Botox – Use In Treatment of Migraine & Headache Disorders
Botox is a potent neurotoxin that causes muscle paralysis by blocking the release of the neurotransmitter, acetylcholine, from the nerves that control muscles. When given under controlled clinical applications, this medication can have a dramatically beneficial effect in relieving muscle spasm due to certain conditions such as cervical dystonia, blepharospasm, hemifacial spasm and limb dystonia. Over the past several years the media has reported that Botox can relieve migraines. These claims are based on random reports of individuals who may have gotten some benefit. The manufacturer of Botox, Allergan, has conducted several nationwide studies on the use of Botox for headaches, none of which have shown a statistically significant difference over placebo. Sandra Leong writes in Natural Headache Remedies a summary about the use of Botox in the treatment of various headache disorders. She notes that one theory on how Botox works for migraine is by relieving the muscle tension. It should be noted however that physiologic studies have not shown an overall increase in muscle spasm around the head in patients suffering from acute headache attacks. It is also important to note that the placebo effect in headache studies is as high has 35%.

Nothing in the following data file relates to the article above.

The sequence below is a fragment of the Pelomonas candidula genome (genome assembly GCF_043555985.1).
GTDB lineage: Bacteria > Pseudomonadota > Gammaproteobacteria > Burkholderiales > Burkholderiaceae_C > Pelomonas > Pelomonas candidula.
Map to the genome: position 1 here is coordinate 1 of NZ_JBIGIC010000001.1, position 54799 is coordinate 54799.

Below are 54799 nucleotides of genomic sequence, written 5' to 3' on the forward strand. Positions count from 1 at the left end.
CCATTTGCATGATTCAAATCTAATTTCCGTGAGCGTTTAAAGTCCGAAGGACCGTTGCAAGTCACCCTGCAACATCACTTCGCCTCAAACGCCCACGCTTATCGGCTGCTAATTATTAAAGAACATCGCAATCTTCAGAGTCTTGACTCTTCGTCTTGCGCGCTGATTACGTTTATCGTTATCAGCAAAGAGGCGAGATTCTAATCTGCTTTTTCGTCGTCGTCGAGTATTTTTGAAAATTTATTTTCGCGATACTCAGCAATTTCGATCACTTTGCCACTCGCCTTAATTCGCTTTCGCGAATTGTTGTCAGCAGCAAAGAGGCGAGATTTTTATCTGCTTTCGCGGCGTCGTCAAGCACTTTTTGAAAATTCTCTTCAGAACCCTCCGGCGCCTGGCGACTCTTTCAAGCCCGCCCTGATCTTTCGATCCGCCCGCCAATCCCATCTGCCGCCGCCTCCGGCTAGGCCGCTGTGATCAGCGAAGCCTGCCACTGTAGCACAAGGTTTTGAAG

In a summary of the studies done by Allergan for headaches, Medical News Today lists the previous and ongoing studies that the company is conducting to analyze the potential benefits of Botox in the treatment of migraine and other headache disorders. Personally, having participated in several of these Botox trials, I would agree with the study results that there was no distinct clinical benefit from Botox over placebo. It is important to note however that these were randomized, double blind placebo studies where neither I or the patient knew if they were getting Botox or placebo saline injections. I base my conclusions on reading the final study reports. At the Florida Headache & Movement Disorder Center, we carefully screen patients with head and neck pain for the possibility of benefiting from Botox therapy. Only very few patients actually meet my criteria for using Botox for migraine treatment. Even with this careful selection of patients, our results are about 50% success rate, slightly higher that the placebo effect rate. The patients that benefit the most from Botox treatment most commonly have a high degree of muscle spasm in their neck and head, associated with but separate from their actual headaches. There have been reports by other respected headache specialists, in non-controlled trials, that Botox may effective for some patients with migraine.
In conclusion, Botox has not been shown to have a major therapeutic advantage in the treatment of otherwise intractable migraine and headache disorders. The “media hype” is without scientific basis to back up the claims cited in many reports. If you have recurrent headaches, your best bet it to be evaluated and treated by a board certified headache specialist.